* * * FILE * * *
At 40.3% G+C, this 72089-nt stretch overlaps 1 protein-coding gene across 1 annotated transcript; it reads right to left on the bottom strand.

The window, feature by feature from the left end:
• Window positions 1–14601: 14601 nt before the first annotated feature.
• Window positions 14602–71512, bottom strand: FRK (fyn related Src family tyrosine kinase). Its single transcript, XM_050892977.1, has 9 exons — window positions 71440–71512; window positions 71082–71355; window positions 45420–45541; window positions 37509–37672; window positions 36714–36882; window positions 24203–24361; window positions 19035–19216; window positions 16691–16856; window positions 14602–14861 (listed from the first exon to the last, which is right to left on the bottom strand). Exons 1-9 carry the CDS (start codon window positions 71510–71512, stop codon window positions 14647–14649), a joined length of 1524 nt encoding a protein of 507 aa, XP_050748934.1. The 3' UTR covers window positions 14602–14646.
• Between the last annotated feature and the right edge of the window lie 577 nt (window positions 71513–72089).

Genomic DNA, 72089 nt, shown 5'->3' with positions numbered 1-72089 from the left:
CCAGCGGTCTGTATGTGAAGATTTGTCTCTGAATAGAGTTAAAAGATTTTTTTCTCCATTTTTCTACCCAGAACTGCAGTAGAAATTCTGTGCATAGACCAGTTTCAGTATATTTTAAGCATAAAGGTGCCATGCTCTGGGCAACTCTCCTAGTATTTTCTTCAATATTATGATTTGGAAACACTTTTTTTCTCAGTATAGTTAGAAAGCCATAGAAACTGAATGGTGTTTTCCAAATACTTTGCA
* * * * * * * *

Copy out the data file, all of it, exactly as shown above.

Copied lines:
At 40.3% G+C, this 72089-nt stretch overlaps 1 protein-coding gene across 1 annotated transcript; it reads right to left on the bottom strand.

The window, feature by feature from the left end:
• Window positions 1–14601: 14601 nt before the first annotated feature.
• Window positions 14602–71512, bottom strand: FRK (fyn related Src family tyrosine kinase). Its single transcript, XM_050892977.1, has 9 exons — window positions 71440–71512; window positions 71082–71355; window positions 45420–45541; window positions 37509–37672; window positions 36714–36882; window positions 24203–24361; window positions 19035–19216; window positions 16691–16856; window positions 14602–14861 (listed from the first exon to the last, which is right to left on the bottom strand). Exons 1-9 carry the CDS (start codon window positions 71510–71512, stop codon window positions 14647–14649), a joined length of 1524 nt encoding a protein of 507 aa, XP_050748934.1. The 3' UTR covers window positions 14602–14646.
• Between the last annotated feature and the right edge of the window lie 577 nt (window positions 71513–72089).

Genomic DNA, 72089 nt, shown 5'->3' with positions numbered 1-72089 from the left:
CCAGCGGTCTGTATGTGAAGATTTGTCTCTGAATAGAGTTAAAAGATTTTTTTCTCCATTTTTCTACCCAGAACTGCAGTAGAAATTCTGTGCATAGACCAGTTTCAGTATATTTTAAGCATAAAGGTGCCATGCTCTGGGCAACTCTCCTAGTATTTTCTTCAATATTATGATTTGGAAACACTTTTTTTCTCAGTATAGTTAGAAAGCCATAGAAACTGAATGGTGTTTTCCAAATACTTTGCA